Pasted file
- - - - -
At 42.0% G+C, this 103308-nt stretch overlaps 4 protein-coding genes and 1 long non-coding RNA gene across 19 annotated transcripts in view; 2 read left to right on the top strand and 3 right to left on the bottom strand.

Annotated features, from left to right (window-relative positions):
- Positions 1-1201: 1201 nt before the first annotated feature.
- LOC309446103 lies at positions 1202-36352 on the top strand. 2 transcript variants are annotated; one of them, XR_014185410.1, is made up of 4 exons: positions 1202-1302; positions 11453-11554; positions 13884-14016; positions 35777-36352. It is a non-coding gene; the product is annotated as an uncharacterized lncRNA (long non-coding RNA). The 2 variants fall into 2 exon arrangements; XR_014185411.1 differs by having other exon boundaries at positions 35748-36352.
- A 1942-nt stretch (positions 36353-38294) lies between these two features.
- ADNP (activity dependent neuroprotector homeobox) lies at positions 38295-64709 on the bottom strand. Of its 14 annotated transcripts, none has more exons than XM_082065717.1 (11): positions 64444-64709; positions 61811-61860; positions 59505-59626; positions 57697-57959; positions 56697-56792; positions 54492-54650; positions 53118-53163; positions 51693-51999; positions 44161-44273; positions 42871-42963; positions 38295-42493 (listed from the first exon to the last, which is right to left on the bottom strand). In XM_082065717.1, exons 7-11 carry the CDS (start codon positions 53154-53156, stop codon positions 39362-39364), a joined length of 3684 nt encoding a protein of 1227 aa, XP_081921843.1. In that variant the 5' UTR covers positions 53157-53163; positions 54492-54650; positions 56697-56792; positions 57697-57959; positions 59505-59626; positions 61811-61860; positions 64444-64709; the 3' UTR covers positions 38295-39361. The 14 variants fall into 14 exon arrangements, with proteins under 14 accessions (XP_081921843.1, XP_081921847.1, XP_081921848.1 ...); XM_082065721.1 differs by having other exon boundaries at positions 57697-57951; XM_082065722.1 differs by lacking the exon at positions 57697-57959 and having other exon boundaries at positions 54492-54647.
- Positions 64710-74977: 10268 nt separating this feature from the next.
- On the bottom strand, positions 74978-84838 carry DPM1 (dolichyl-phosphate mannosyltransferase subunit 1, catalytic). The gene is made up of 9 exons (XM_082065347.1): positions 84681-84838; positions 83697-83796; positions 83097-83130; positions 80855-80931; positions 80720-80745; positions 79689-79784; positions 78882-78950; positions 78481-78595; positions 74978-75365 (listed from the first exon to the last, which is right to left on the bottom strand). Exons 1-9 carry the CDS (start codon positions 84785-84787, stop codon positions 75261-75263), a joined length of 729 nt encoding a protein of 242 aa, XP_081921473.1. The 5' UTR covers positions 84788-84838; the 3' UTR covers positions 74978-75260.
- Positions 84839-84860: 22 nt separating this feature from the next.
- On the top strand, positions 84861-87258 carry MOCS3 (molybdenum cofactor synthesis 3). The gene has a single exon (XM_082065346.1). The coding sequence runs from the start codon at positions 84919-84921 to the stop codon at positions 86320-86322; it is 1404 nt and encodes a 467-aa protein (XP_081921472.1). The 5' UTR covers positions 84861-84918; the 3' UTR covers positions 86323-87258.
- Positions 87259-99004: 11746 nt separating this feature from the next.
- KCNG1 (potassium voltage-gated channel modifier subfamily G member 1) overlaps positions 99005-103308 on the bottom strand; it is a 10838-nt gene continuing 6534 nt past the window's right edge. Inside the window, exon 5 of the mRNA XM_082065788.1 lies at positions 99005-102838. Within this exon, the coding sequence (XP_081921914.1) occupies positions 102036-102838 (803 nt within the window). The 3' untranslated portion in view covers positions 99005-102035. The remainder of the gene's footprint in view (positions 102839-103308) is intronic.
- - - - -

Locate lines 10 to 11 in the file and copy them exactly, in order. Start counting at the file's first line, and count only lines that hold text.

- On the top strand, positions 84861-87258 carry MOCS3 (molybdenum cofactor synthesis 3). The gene has a single exon (XM_082065346.1). The coding sequence runs from the start codon at positions 84919-84921 to the stop codon at positions 86320-86322; it is 1404 nt and encodes a 467-aa protein (XP_081921472.1). The 5' UTR covers positions 84861-84918; the 3' UTR covers positions 86323-87258.
- Positions 87259-99004: 11746 nt separating this feature from the next.